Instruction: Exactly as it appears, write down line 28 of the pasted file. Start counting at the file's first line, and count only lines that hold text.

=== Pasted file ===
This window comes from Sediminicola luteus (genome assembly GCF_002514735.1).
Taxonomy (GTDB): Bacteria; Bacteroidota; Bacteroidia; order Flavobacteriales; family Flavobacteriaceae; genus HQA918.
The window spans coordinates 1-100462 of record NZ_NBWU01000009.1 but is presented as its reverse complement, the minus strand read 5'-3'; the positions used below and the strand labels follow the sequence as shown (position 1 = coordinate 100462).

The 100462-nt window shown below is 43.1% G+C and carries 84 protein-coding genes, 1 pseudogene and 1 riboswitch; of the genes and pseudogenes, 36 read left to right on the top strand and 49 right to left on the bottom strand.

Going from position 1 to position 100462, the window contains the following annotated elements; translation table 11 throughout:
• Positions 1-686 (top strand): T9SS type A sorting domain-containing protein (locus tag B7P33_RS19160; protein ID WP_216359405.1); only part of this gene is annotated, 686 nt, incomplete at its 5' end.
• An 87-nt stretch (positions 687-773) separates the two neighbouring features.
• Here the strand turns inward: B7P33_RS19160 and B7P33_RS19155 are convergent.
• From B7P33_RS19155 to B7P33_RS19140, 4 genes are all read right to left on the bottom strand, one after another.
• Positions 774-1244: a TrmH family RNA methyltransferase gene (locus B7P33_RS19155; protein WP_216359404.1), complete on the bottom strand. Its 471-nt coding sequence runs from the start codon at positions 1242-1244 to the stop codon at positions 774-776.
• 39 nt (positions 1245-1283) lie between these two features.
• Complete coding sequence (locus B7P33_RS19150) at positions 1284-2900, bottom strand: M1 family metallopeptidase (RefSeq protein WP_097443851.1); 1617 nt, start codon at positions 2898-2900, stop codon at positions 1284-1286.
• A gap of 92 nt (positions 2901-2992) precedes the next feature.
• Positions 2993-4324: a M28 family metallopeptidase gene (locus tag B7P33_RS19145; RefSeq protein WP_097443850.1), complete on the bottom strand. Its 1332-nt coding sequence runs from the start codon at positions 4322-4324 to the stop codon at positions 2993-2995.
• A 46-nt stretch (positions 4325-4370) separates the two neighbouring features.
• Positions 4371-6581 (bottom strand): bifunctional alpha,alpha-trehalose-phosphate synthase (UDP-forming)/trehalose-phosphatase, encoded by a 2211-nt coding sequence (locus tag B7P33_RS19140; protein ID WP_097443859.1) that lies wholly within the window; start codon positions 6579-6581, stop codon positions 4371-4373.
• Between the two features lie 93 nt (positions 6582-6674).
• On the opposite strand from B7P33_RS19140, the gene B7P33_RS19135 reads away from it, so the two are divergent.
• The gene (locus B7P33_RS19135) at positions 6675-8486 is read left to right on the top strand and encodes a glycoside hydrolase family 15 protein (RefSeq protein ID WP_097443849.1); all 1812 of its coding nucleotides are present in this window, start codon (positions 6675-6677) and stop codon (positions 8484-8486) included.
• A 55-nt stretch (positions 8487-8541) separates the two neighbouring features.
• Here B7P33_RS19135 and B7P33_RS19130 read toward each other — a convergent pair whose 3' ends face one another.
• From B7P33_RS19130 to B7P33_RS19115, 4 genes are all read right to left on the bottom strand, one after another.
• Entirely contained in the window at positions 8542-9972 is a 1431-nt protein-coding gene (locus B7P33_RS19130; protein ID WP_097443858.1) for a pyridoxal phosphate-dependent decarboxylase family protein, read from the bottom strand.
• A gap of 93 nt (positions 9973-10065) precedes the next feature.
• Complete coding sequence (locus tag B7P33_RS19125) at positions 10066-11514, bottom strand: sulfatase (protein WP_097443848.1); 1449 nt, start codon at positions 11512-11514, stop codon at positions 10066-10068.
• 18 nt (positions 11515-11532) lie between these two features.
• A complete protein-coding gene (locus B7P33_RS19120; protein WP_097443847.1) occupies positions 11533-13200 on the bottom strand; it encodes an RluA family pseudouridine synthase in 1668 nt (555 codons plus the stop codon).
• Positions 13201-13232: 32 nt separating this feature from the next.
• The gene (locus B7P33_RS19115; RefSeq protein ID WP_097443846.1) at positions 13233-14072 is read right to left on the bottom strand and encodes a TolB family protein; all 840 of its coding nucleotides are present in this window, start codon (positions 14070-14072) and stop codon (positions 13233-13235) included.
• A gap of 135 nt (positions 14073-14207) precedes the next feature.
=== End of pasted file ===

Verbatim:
• Positions 13201-13232: 32 nt separating this feature from the next.